Helping Children to Wait (without electronic devices)

By Marté J. Matthews, LMFT





We’ve all been in this situation: you’ve got something you’ve just got to do. Your kids are with you, and you need the children to wait. Your first instinct is to pull out our phone and hand it to our child so he or she can play a video game or watch a cartoon. Great, they are busy while you take care of the business at hand. Sometimes this is the easiest solution. But is it the only solution?


As we’ve all become more aware of all the negative effects of excessive screen time, perhaps you’ve wished for some other solution to this problem. How to help children wait patiently? With a little planning ahead, you can teach your children ways to amuse themselves when they need to wait.

So often we find ourselves delayed and needing to wait in the car. Or maybe you drive someplace like a restaurant so you and your children are waiting for your meal to come. The phone is an easy way to pass them time, but then your child won’t want to give it up when the meal comes. The solution? In our family, we called it the “Big Orange Bag of Fun,” but yours doesn’t have to be orange. Keep a collection of paper and art supplies, a favorite old book or graphic novel, a gallon zipper bag of Legos, a card game, and a few other fun things for each child in an old tote or backpack. The trick is the backpack only gets opened for these special occasions. Once in a while just rotate out the supplies, toss out the trash & restock.

Depending on the situation, different solutions can be found. For instance, in the grocery store you have one “helping” by taking every Oreo package off the shelf, and the other one sitting in the basket complaining about being bored. We’ve all been there, rushing to pick up dinner. But wait, this solution starts before you get out of the car. On your way to the store, talk about what you need to find once you are there. Decide now: do your kids each get to pick out one thing on this trip, or not? Set the rules before you arrive and talk about them. Just to be sure, ask your child to tell you what the rule is on this trip before you wheel that cart into the store. Keep them busy and focused. Recruit your little helper to find the things on your list. If they are little, ask them to “stop & point” when they find it. Praise them for being your helper as you pull it from the shelf. Hand it to them to put into the basket. As they get bigger, they can help pull items from the produce bin and shelf themselves. Older kids can help with the math and reading nutrition labels, too. Does this have peanuts or dairy? Does that box have enough servings for everyone coming to dinner? Which package is a better buy?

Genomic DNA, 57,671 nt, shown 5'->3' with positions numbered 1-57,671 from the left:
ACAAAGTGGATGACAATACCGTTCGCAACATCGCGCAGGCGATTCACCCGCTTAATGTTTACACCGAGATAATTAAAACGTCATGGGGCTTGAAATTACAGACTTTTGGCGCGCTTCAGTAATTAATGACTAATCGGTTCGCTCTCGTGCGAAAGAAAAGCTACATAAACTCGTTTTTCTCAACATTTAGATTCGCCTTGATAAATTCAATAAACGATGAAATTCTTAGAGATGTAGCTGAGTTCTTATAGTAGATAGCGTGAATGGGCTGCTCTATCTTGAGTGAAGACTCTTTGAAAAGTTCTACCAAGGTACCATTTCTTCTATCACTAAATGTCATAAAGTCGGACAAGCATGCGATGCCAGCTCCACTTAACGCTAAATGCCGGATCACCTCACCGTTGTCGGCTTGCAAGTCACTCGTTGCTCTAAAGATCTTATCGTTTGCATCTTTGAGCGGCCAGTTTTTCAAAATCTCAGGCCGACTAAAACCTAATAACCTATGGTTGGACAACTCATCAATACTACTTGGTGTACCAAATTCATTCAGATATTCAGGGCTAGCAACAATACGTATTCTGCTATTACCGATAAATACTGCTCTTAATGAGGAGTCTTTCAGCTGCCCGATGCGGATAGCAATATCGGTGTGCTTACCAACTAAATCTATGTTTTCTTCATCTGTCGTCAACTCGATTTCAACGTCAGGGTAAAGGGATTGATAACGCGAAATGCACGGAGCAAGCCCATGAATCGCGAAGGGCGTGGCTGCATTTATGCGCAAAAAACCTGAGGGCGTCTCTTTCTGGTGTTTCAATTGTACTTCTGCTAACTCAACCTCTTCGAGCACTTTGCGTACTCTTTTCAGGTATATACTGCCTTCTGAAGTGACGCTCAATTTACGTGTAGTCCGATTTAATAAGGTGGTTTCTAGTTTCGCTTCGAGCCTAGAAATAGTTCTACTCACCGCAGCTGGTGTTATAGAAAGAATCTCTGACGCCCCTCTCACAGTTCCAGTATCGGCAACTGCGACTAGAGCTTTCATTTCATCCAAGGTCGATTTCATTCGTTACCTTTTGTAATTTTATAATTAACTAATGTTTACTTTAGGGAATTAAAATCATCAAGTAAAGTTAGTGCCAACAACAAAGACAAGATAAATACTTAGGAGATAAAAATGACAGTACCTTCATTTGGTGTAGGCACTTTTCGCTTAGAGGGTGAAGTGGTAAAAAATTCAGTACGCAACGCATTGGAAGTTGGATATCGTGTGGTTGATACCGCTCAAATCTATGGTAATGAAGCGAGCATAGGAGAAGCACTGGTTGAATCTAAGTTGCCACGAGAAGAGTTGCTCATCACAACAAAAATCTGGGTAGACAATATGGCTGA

We’ve all rolled our eyes when the chorus of “are we there yet?” begins. This is the time for Eye Spy, 20 Questions and other games come in. Try making up a game. In our family, we would amuse ourselves by reading aloud the three letter combinations on license plates. How would you pronounce HQV? This works on patience and phonics all at once.

If your children have an especially hard time with impulse control, try playing some games. That’s right, instead of punishing them for “grabby paws” behavior, play some games that will help strengthen those emerging skills of self-control. Games like Red Light, Green Light and Simon Says help kids develop careful listening skills and self-control to start or stop themselves. Any game that involves taking turns builds self-control. Just make sure that each player is taking their own turns, and your child isn’t moving pieces for everybody.

With some planning ahead, you have so many more options than a game on your phone. Have fun with it!

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